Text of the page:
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A&E Home Video presents
Catherine the Great (1995)

ĺ─˙I am about to seize the throne of Russia....What on earth shall I wear?ĺ─¨
- Catherine (Catherine Zeta-Jones)

Review By: Mark Zimmer   
Published: February 22, 2001

Stars: Catherine Zeta-Jones, Paul McGann, Ian Richardson, Brian Blessed
Other Stars: Craig McLachlan, Hannes Jaenicke, Jeanne Moreau, Mel Ferrer, Omar Sharif, John Rhys Davies
Director: Marvin J. Chomsky

Manufacturer: Crush Digital Video
MPAA Rating: Not Rated for (sexual situations, sexual references)
Run Time: 01h:34m:07s
Release Date: February 27, 2001
UPC: 733961701548
Genre: drama

Image Transfer
Audio Transfer
B- BBB+ D-

DVD Review

This TV movie, starring Catherine Zeta-Jones before she hit the big time, is somewhat of an odd duck. It does pay decent attention to historical details and the broad outlines, but it is also closely tied up with romantic intrigue to the point of being almost a trashy romance novel.

We first see Catherine (Zeta-Jones) as the wife of Russian Grand Duke Peter (Hannes Jaenicke). His German sympathies are in conflict with the desire for European hegemony of the Empress Elizabeth (Jeanne Moreau). The Russian chancellor, Bestuzhev (Brian Blessed), makes an alliance with Catherine that she will support his war efforts in exchange for Catherineĺ─˘s succession as czarina in her own right, without Peter. When she succeeds to the throne, we see Catherineĺ─˘s desire for a liberalized Russia cast aside in reaction to a peasantsĺ─˘ revolt led by one Pugachev. Her hot and cold romance with an army officer, Potemkin, complicates this political transition.

Zeta-Jones doesnĺ─˘t quite have the charisma to pull off the role of Catherine the Great; she is not aided by the script which gives her howlers such as the quotation above. From the costuming, it seems as if they thought that the shortcomings of her performance could be disregarded by means of her overemphasized decolletage. Brian Blessed and Ian Richardson are excellent as the battling chancellors, with Blessed acting the part of the big Russian bear and Richardson as the prim representative of the monied classes. Jeanne Moreau does a creditable job with the old Empress, driven to distraction by the inability of Peter to father an heir. Mel Ferrer has absolutely nothing to do and barely a line of dialogue; Omar Sharif as the old Empressĺ─˘ lover, Razumovsky, also is barely on the screen at all.

The historical details seem to be rather accurate from what I know; Catherine was indeed a correspondent of Voltaire and Diderot, as is mentioned in the film, and she also wanted to have a liberalization of the government after the manner of Montesquieu, whom she quotes. The Pugachev rebellion is probably overdramatized but is at least based in its broad strokes upon reality.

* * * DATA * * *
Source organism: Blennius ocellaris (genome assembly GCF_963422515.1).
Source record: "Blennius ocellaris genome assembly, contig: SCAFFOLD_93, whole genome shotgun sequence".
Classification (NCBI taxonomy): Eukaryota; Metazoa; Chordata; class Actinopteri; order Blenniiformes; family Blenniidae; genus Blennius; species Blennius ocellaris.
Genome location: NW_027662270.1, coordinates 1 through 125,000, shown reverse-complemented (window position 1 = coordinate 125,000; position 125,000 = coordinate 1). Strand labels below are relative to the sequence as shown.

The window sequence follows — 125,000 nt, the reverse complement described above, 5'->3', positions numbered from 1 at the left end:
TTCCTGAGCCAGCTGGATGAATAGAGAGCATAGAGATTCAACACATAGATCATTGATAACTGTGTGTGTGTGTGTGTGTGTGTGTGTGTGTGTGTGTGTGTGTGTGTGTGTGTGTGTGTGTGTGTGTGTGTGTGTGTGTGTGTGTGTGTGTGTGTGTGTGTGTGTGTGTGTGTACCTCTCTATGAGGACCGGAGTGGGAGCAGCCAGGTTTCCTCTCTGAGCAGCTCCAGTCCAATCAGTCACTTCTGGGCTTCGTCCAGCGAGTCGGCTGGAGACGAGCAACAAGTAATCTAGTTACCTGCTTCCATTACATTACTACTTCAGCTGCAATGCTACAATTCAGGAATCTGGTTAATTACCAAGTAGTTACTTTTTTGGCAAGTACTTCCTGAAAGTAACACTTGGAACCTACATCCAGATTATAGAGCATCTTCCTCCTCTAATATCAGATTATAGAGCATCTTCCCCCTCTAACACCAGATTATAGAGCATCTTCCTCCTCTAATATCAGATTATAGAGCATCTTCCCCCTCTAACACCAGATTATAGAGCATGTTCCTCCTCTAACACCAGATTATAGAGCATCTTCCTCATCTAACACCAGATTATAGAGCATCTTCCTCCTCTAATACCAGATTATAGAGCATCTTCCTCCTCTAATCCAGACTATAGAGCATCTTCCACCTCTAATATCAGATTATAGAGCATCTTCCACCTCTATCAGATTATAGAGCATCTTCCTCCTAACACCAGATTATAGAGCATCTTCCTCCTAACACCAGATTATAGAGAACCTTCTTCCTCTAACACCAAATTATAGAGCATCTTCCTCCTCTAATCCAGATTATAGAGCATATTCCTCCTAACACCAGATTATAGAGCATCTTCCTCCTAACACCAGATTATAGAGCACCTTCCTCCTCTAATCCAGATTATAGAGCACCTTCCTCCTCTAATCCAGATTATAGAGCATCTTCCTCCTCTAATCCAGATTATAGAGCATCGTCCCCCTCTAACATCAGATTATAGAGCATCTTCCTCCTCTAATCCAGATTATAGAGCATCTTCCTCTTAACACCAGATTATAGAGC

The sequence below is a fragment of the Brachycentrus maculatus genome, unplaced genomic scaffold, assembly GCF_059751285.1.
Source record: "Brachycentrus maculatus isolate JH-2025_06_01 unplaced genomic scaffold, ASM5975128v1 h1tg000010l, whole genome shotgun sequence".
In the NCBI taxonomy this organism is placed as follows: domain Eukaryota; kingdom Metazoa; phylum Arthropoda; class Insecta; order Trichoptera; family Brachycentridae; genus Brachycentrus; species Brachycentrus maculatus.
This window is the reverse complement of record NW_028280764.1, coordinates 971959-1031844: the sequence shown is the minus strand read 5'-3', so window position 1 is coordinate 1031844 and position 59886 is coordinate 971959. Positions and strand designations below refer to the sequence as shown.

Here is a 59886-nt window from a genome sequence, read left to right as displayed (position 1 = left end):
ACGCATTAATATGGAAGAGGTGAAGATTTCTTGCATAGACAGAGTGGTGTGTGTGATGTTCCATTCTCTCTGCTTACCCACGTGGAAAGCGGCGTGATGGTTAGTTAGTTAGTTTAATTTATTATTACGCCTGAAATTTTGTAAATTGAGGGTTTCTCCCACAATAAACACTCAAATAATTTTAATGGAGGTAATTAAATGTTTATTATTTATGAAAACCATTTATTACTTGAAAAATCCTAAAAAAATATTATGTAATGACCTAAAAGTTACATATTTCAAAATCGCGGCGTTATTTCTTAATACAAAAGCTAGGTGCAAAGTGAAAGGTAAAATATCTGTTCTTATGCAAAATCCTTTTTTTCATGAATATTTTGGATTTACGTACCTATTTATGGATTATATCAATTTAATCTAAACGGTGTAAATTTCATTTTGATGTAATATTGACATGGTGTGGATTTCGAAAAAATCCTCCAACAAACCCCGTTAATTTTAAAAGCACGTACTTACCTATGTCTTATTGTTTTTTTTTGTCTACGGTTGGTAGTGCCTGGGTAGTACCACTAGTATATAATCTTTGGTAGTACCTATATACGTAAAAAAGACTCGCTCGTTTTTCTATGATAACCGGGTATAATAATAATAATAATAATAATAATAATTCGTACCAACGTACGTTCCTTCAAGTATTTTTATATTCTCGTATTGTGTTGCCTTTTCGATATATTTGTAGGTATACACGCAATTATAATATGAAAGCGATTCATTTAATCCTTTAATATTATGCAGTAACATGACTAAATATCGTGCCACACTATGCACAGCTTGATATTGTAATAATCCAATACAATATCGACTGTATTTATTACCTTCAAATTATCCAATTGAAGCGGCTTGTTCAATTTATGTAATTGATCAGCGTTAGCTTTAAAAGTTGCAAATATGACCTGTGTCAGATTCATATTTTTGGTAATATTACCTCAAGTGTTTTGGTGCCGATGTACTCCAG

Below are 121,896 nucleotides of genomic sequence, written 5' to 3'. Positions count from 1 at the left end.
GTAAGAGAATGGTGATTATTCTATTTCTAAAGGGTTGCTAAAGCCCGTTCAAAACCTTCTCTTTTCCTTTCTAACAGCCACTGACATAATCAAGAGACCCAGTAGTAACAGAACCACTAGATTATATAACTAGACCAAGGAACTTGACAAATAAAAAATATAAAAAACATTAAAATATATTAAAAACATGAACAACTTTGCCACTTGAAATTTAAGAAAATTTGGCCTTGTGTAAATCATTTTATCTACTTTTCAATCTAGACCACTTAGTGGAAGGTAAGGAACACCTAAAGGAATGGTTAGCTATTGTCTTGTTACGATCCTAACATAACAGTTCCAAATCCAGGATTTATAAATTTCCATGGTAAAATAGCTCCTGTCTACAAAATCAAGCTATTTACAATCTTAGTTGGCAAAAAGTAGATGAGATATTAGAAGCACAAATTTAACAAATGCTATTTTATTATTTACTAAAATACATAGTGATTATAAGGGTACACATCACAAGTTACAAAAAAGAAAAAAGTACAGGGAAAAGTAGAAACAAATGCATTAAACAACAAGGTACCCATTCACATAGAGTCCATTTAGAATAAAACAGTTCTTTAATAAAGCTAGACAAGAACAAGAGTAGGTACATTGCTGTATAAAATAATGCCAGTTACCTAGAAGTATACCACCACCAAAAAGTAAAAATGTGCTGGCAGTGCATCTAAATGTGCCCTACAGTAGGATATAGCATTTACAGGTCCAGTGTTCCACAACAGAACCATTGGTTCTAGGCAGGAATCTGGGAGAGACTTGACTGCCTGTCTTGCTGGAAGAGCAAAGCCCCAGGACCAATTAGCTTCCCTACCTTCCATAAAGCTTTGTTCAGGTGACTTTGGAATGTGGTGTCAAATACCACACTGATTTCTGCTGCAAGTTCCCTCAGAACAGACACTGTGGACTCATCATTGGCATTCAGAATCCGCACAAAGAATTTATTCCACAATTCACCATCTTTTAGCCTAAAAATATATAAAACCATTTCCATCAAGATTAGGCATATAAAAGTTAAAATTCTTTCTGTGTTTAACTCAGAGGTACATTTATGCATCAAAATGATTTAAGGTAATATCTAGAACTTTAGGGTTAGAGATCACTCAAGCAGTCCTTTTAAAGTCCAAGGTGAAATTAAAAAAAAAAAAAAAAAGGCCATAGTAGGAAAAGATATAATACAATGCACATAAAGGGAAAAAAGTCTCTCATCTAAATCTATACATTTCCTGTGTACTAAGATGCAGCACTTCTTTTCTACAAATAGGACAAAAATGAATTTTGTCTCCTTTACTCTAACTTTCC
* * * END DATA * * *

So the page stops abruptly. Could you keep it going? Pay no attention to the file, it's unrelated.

Production values are excellent throughout, in both sets and costumes. The battle sequences are often confused, making the viewer disoriented as to who is attacking whom. A gang of Cossacks suddenly appears out of nowhere and attacks the Russian troops and then all is well, but the whole episode is quite unexplained. The lack of clarity is compounded by a failure to use character names except when the character is not present, such that the viewer has no idea who exactly is being referred to.

The romantic entanglements (such as Catherineĺ─˘s affair with Saltykov (Craig McLachlan), engineered by the Empress Elizabeth) often get in the way of the story, but were no doubt deemed essential to hold the attention of those less interested in history. At the same time, there is little explanation given for Catherineĺ─˘s popularity in and support by the Army, making her ascension to the throne over her husband possible, besides her sleeping with Captain Potemkin. The ending leaves things rather unresolved with Potemkin in an unsatisfactory manner, which is not likely to appeal to romance fans.

In all, a decent but less-than-great attempt at a television biopic.

Rating for Style: B-
Rating for Substance: B


Image Transfer

Aspect Ratio1.33:1 - Full Frame
Original Aspect Ratioyes

Image Transfer Review: The image suffers from some mild artifacting and a fair amount of grain. Quite a number of scenes have an odd shimmering which distracts the viewer from the picture. Color is decent, and black levels are very good indeed for a television program. Fleshtones at times take on a rather reddish hue, though this may be an intentional attempt to mimic candlelight.

Image Transfer Grade: B


Audio Transfer

 LanguageRemote Access
DS 2.0Englishno

Audio Transfer Review: The only audio track is a 2.0 Dolby Surround track. The surrounds are limited almost completely to music. Dialogue is very much center-oriented, with limited directionality of any kind. Hiss and noise are at low enough levels that they will not prove to be a distraction to most listeners.

Audio Transfer Grade: B+


Disc Extras

Full Motion menu with music
Scene Access with 9 cues and remote access
Cast and Crew Biographies
Cast and Crew Filmographies
Packaging: Amaray
Picture Disc
1 Disc
1-Sided disc(s)
Layers: single

Extras Review: The sole extras are one-screen bios and relatively complete filmographies for Zeta-Jones and Sharif. Chaptering is quite inadequate. The timing of 100 minutes shown on the keepcase is nearly six minutes too generous.

Extras Grade: D-


Final Comments

A more or less historically accurate portrayal of the great Russian Czarina, with an excellent cast in support of Zeta-Jones, who is not quite up to the title role. The video and audio are passable for a TV movie, but nothing more. Extras are practically nil.


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